Predicting Seizures. Recent EEG evidence suggests seizures in dogs are not random events, and that forecasting seizures is possible.28 Therefore, while therapy can be initiated after a seizure, it can potentially be administered before a seizure, as many owners feel they can predict when seizures will occur.

Oral Therapy. Oral rescue therapy is appropriate if time to next seizure is an hour or greater, allowing for gastrointestinal absorption and development of useful serum concentration. For example, levetiracetam takes about 81 minutes to reach maximal serum concentration following oral administration.29

Although studies are lacking, administration of an extra dose of maintenance AED and initiation of a novel AED for a short period of time (pulse therapy) is advised to control cluster seizures and status epilepticus (Table 4).

Gabapentin10–30 mg/kg PO Q 8 H
For as long as patient is at risk for more seizures
Phenobarbital4–10 mg/kg POAfter every seizure (and/or clorazepate); administer up to Q 1 H, not to exceed 30 mg/kg within 12 H
Clorazepate0.5–1 mg/kg POAfter every seizure (and/or phenobarbital)
Acepromazine0.5–1 mg/kg PO30To reduce post-ictal confusion and prevent stress-induced seizures; second dose (0.5 mg/kg) can be given in 1 H if confusion not controlled
BromideAvoid for pulse therapy due to its side effects and long elimination half-life

I advise owners to give a dose of AED used for pulse therapy between seizures to assess side effects, and determine best tolerated dose, prior to using the medication in the post-ictal period.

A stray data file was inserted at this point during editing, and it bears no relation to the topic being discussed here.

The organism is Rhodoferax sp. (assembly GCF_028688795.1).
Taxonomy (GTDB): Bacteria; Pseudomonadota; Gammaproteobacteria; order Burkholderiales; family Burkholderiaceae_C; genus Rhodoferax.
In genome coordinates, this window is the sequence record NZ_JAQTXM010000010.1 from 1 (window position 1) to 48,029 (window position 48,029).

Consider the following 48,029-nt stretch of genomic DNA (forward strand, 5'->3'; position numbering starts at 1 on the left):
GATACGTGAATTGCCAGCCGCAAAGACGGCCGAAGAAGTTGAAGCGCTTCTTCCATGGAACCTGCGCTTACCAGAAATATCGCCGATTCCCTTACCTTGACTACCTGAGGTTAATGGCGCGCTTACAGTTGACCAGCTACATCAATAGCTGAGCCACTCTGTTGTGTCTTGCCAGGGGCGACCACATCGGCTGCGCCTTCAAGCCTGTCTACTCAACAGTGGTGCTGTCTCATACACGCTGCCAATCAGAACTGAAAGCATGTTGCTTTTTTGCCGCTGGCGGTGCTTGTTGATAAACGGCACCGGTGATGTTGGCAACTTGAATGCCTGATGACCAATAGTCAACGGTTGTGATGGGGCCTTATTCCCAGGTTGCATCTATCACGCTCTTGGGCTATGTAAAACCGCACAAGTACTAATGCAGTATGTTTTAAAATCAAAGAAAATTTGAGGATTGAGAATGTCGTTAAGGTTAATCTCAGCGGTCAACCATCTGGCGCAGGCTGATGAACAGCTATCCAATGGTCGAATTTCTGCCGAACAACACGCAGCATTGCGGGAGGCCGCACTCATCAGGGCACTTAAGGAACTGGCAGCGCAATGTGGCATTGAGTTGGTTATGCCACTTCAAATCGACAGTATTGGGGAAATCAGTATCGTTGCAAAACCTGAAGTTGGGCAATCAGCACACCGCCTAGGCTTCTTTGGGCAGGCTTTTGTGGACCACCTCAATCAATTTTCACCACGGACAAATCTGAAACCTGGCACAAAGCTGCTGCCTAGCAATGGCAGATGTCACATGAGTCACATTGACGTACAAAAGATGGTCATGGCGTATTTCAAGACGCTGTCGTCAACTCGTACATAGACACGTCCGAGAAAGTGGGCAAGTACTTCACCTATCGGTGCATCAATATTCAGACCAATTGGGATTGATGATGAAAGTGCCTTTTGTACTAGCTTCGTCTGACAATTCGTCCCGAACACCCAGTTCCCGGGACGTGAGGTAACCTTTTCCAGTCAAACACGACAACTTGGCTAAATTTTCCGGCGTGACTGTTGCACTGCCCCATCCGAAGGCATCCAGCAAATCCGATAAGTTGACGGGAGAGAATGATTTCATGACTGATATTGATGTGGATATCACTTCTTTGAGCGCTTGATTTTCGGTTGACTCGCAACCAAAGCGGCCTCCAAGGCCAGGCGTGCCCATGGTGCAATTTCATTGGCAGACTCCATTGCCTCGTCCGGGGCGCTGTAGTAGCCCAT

Other Types of Therapy. Intranasal (IN), subcutaneous (SC), intramuscular (IM), and rectal AED administration have been advocated when (Table 5):

  • Patient is unable to swallow
  • Rapid cessation of seizure activity is required
  • Intravenous (IV) route is unavailable.

I advise owners to give levetiracetam (60 mg/kg SC) plus midazolam (0.2 mg/kg IM) or diazepam injectable solution (2 mg/kg by rectum).

Diazepam0.5 mg/kg IN


2 mg/kg per rectum (injectable solution)
IN injections reach more rapid, more consistent, and longer lasting serum concentrations than rectal administration31
Rectal suppository formulations have unfavorable absorption; not recommended for emergency treatment342
Levetiracetam60 mg/kg SC


60 mg/kg (undiluted) IV bolus
Reaches therapeutic concentrations ≤ 15 min and lasts 7 H; currently my at-home therapy of choice33
IV bolus to rapidly achieve useful serum concentrations without sedation34
Midazolam0.2 mg/kg IM or INCan be used instead of diazepam

AED = anti-epileptic drug; CSF = cerebrospinal fluid; EEG = electroencephalography; IE = idiopathic epilepsy; IM = intramuscular; IN = Intranasal; IV = intravenous; MRI = magnetic resonance imaging; MUE = meningoencephalitis of unknown etiology; SC = subcutaneous